Thank you very much for all the info! And yes I did think of most everything when figuring the cost, that was my main concern. I dont mind spending money on a good dog, I just want to make sure that if I am making the investment, that it is right for the dog and will give him the life he deserves. I also am in a development program for my job and will be moving to varius locations for year long rotations. I have two years left before permanent placement, that means two more years of apartment living. I am staring to think its just not the right time despite having a lot of time on my hands for training and could use a companion. As I am living on my own away from family and friends. I have the time, but its just too costly to pay all the apartment pet fees, and not having the dog come with any vaccinations or neutered for the price. I can afford it, but i cant jusify paying that and making the dog live in an apartment.
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mswhipple

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Re: Vizsla Chocolate lab mix
« Reply #3 on: September 12, 2012, 07:01:57 AM »

I think it is great that you are considering all of these factors!  Some people just jump right in, and think later.  Vet expenses can be steep, and the day-to-day life of your new companion is such an important consideration, as well.  From what you have written, it might be best to wait the two years until your permanent placement.  Until that time, you could volunteer as a dog walker at a local shelter, and get to know different breeds a little bit.  Best wishes!!   :)
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WillowyndRanch

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Re: Vizsla Chocolate lab mix
« Reply #4 on: September 12, 2012, 12:55:55 PM »

Everyone else has pretty well covered the energy, crate, general living questions.  I'll tackle the tough one on whether the dog is worth it or not.

My answer would be no.  Not that I have anything against a mixed dog, but there are several flags in my mind.

1.  "Supposedly" Purebred V and Lab. 
    a)  If purebred, have you seen papers?
    b)  If purebred, have health checks been done on both prior to breeding?
         i)  Retrievers have a high incidence rate of hip dysplasia.  If the Lab has not been approved as clear of the disease from OFA and their parents, grand parents and siblings, don't buy it - especially if it's from a buddy.    The same goes for health backgrounds and checks on the Vizsla.  That kind of deal has been the nail in a coffin of more than one friendship.

2.   $400 doesn't sound like a lot and in the overall expenses related to a dog it isn't.  However, it's a lot for a mix that was put together out of what I will go out on the limb and say is convenience in breeding partners and hoping to make some quick cash.   At 11 weeks old the pups are getting not so cute and my guess is the "breeder" is starting to feel stuck with them - and rightly so.  Another month and they'll probably be dumped at the pound.  Just because two dogs are good in and of themselves does not mean they should be bred, and especially when they are of different breeds.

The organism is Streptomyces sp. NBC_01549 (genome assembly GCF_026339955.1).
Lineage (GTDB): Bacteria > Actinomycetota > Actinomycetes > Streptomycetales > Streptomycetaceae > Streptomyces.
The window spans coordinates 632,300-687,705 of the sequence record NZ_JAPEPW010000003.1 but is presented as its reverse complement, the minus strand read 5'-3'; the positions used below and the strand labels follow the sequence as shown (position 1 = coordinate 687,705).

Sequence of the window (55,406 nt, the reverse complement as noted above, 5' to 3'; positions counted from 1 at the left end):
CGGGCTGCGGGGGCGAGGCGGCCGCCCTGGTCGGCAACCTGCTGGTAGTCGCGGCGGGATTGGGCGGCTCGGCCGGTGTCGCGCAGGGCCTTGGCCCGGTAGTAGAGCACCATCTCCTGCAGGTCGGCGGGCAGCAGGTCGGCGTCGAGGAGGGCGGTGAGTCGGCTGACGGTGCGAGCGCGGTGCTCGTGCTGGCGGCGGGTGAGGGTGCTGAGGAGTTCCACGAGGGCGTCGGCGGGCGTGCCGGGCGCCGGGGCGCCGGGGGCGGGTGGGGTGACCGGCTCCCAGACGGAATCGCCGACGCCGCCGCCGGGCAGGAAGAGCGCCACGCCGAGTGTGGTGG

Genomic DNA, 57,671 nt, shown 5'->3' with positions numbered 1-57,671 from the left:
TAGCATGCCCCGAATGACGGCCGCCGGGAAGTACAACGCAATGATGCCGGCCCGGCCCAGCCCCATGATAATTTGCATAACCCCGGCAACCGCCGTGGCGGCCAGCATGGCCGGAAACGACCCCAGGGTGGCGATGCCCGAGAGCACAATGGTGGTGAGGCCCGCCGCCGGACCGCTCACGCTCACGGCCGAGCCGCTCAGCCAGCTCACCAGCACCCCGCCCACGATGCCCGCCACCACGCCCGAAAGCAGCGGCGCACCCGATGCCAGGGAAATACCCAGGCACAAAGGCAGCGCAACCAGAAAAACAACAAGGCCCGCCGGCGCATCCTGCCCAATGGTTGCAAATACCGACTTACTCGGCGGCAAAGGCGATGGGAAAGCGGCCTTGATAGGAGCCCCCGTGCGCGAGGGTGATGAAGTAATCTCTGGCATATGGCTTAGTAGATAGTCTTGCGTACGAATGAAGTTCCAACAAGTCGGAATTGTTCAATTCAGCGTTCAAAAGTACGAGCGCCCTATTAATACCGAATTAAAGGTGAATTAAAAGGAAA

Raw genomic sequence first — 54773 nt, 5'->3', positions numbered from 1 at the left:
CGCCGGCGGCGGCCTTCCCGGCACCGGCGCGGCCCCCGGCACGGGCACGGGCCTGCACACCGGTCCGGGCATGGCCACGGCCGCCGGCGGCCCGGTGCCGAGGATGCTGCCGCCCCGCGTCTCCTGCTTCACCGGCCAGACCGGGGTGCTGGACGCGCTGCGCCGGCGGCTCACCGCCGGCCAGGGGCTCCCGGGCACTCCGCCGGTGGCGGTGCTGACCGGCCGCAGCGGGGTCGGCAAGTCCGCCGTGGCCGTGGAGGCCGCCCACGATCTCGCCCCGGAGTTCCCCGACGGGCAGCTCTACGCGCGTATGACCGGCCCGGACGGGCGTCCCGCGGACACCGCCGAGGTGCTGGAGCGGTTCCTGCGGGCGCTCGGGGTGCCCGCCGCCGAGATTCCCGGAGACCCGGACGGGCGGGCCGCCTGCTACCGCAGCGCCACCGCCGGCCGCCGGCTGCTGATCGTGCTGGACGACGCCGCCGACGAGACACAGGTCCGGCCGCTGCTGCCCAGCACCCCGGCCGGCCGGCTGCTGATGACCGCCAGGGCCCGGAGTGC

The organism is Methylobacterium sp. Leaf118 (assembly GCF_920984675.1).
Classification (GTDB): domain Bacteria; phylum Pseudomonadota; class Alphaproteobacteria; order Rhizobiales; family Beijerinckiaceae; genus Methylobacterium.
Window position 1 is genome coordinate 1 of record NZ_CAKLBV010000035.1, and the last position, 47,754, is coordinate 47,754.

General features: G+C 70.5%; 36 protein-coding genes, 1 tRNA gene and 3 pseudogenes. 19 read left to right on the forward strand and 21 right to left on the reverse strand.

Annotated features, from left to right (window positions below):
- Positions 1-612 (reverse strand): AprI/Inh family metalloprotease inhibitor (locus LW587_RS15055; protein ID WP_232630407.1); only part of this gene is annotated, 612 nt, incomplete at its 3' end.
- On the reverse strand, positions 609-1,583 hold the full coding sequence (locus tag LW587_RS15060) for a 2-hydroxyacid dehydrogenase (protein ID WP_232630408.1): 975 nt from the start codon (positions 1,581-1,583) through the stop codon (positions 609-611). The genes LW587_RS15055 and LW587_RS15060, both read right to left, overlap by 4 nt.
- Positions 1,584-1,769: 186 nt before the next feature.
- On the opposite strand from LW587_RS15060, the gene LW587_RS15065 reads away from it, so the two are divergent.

3.  What do you want?  A pointer or a flusher?  Breeding a Pointing dog to a Flushing dog will likely result in a dog that ranges out of gun range and flushes (doesn't point) which makes for a very frustrating hunting dog and leads to the loss of hunting buddies.  Can training take the place of poor breeding?  To a point, yes but I think this is starting behind the curve.

There is no such thing as a "chocolate Vizsla".  It is not a breed.

Instead, in your instance, I would e-mail numerous good breeders and ask them to keep you in mind for a pet/hunt home and let them know your budget.  A dog born with a crooked tail that needs to get docked very short will still be a well bred Vizsla, but the price should be about a third of normal.  It will take time, but persistence and dedication generally wins the day with good breeders.

Sorry if it seemed harsh. You did ask the question and that's as honest an answer as you'll likely get.

Good luck!
Ken

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TexasRed

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Re: Vizsla Chocolate lab mix
« Reply #5 on: September 12, 2012, 01:50:01 PM »

The breeder hasn't given the pups shots and they are 11 weeks old.
That is just plain irresponsible.
Labs carry a multitude of heredity problems, eyes, hips and EIC. Vizslas have their own set of problems. Have the parents had any health screening?
The parents being purebred means nothing, if they aren't hunters and that's what your looking for in a dog. On being calmer, it depends on the bloodlines.
I have seen mixed breed hunting dogs that did very well in the field.
First both parents were hunters and it was a accidental breeding.
The pups were given all shots and wormed. They were also sold cheap 30-40 dollars to cover shots, or given away.